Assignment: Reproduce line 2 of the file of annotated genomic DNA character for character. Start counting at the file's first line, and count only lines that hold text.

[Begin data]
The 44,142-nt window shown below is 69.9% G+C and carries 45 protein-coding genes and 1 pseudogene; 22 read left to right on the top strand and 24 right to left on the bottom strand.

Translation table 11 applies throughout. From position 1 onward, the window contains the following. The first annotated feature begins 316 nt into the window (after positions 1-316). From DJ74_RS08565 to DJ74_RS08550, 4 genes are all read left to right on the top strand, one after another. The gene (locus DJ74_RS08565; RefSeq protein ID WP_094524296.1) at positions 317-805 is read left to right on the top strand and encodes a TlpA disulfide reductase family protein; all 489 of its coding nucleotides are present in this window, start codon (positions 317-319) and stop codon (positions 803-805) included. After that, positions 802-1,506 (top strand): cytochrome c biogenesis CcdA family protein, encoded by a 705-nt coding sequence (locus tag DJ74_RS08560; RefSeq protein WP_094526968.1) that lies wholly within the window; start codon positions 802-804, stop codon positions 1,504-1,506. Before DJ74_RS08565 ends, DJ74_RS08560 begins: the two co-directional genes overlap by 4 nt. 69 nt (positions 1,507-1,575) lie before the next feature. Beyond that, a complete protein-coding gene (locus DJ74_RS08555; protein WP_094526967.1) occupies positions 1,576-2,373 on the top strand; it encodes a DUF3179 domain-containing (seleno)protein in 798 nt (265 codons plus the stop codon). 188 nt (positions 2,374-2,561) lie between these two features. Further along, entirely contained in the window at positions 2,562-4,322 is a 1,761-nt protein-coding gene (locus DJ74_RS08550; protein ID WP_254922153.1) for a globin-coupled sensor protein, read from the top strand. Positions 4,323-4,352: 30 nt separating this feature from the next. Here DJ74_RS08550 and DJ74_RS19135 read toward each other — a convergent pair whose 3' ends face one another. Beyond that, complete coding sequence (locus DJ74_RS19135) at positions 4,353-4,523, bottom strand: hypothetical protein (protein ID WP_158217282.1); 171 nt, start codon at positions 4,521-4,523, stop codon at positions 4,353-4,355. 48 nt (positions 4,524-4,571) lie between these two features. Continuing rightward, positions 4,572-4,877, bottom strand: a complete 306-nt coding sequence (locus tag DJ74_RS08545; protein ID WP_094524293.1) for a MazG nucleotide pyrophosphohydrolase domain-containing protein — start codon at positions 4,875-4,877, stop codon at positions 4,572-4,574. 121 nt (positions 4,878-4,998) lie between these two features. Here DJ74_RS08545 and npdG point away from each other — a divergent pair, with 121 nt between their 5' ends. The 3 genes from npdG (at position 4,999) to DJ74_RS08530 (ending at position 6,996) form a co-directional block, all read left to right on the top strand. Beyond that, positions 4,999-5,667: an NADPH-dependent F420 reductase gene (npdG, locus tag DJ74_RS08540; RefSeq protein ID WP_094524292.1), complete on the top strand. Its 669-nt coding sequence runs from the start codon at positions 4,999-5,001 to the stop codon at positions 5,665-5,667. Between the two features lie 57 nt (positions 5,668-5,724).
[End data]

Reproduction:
Translation table 11 applies throughout. From position 1 onward, the window contains the following. The first annotated feature begins 316 nt into the window (after positions 1-316). From DJ74_RS08565 to DJ74_RS08550, 4 genes are all read left to right on the top strand, one after another. The gene (locus DJ74_RS08565; RefSeq protein ID WP_094524296.1) at positions 317-805 is read left to right on the top strand and encodes a TlpA disulfide reductase family protein; all 489 of its coding nucleotides are present in this window, start codon (positions 317-319) and stop codon (positions 803-805) included. After that, positions 802-1,506 (top strand): cytochrome c biogenesis CcdA family protein, encoded by a 705-nt coding sequence (locus tag DJ74_RS08560; RefSeq protein WP_094526968.1) that lies wholly within the window; start codon positions 802-804, stop codon positions 1,504-1,506. Before DJ74_RS08565 ends, DJ74_RS08560 begins: the two co-directional genes overlap by 4 nt. 69 nt (positions 1,507-1,575) lie before the next feature. Beyond that, a complete protein-coding gene (locus DJ74_RS08555; protein WP_094526967.1) occupies positions 1,576-2,373 on the top strand; it encodes a DUF3179 domain-containing (seleno)protein in 798 nt (265 codons plus the stop codon). 188 nt (positions 2,374-2,561) lie between these two features. Further along, entirely contained in the window at positions 2,562-4,322 is a 1,761-nt protein-coding gene (locus DJ74_RS08550; protein ID WP_254922153.1) for a globin-coupled sensor protein, read from the top strand. Positions 4,323-4,352: 30 nt separating this feature from the next. Here DJ74_RS08550 and DJ74_RS19135 read toward each other — a convergent pair whose 3' ends face one another. Beyond that, complete coding sequence (locus DJ74_RS19135) at positions 4,353-4,523, bottom strand: hypothetical protein (protein ID WP_158217282.1); 171 nt, start codon at positions 4,521-4,523, stop codon at positions 4,353-4,355. 48 nt (positions 4,524-4,571) lie between these two features. Continuing rightward, positions 4,572-4,877, bottom strand: a complete 306-nt coding sequence (locus tag DJ74_RS08545; protein ID WP_094524293.1) for a MazG nucleotide pyrophosphohydrolase domain-containing protein — start codon at positions 4,875-4,877, stop codon at positions 4,572-4,574. 121 nt (positions 4,878-4,998) lie between these two features. Here DJ74_RS08545 and npdG point away from each other — a divergent pair, with 121 nt between their 5' ends. The 3 genes from npdG (at position 4,999) to DJ74_RS08530 (ending at position 6,996) form a co-directional block, all read left to right on the top strand. Beyond that, positions 4,999-5,667: an NADPH-dependent F420 reductase gene (npdG, locus tag DJ74_RS08540; RefSeq protein ID WP_094524292.1), complete on the top strand. Its 669-nt coding sequence runs from the start codon at positions 4,999-5,001 to the stop codon at positions 5,665-5,667. Between the two features lie 57 nt (positions 5,668-5,724).